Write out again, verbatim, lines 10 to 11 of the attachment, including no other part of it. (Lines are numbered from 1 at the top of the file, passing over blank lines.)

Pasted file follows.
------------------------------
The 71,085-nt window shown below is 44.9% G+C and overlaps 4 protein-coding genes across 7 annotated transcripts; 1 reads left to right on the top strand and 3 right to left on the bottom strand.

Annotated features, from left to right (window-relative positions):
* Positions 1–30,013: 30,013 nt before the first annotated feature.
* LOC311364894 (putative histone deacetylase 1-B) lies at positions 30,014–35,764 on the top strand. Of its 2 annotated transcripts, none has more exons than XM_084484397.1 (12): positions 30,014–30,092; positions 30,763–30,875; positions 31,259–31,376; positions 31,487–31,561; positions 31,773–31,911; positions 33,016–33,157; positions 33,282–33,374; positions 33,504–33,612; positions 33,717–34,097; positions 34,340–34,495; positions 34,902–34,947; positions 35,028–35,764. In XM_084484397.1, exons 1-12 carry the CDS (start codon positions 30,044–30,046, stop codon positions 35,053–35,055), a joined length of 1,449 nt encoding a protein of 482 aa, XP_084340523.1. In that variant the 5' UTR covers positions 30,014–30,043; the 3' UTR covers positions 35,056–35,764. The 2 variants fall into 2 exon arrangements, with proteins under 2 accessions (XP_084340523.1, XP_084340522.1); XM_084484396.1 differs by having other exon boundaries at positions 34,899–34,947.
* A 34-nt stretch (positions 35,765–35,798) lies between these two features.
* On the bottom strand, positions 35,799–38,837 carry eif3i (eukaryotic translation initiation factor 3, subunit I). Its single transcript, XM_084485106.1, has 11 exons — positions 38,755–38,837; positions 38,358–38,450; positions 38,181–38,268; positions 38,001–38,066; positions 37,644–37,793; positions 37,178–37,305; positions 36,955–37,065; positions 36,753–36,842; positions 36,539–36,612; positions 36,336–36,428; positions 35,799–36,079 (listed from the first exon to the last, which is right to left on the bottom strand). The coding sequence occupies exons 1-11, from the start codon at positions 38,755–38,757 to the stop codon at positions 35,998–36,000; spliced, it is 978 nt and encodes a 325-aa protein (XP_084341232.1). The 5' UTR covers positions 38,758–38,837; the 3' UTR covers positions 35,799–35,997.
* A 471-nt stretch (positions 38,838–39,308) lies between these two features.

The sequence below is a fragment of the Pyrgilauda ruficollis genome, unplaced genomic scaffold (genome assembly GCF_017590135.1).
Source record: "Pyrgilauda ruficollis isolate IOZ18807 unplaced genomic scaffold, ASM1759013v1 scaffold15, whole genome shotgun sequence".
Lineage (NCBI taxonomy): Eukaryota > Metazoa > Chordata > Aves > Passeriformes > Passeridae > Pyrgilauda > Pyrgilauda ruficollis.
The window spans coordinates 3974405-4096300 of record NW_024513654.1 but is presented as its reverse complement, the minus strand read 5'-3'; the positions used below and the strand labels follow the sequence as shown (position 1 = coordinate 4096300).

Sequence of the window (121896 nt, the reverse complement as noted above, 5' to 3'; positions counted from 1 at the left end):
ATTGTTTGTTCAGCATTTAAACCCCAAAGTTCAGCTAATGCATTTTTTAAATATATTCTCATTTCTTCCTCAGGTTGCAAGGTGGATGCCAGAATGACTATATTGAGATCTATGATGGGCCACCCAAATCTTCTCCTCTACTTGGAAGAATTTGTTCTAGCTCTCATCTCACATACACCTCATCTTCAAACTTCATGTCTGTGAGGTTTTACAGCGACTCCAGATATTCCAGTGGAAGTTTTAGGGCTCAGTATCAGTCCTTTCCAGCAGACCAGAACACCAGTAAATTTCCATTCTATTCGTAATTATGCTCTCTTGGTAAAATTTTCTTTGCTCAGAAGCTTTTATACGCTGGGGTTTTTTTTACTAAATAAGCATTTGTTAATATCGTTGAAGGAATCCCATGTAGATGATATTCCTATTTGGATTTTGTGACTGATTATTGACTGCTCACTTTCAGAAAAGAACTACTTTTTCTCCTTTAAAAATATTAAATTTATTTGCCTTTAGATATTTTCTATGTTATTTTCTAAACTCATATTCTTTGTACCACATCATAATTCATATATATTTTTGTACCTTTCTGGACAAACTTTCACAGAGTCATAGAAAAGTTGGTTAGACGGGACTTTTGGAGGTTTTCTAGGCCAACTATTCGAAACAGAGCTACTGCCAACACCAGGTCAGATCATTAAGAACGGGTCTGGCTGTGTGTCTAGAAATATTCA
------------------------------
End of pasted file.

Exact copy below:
Lineage (NCBI taxonomy): Eukaryota > Metazoa > Chordata > Aves > Passeriformes > Passeridae > Pyrgilauda > Pyrgilauda ruficollis.
The window spans coordinates 3974405-4096300 of record NW_024513654.1 but is presented as its reverse complement, the minus strand read 5'-3'; the positions used below and the strand labels follow the sequence as shown (position 1 = coordinate 4096300).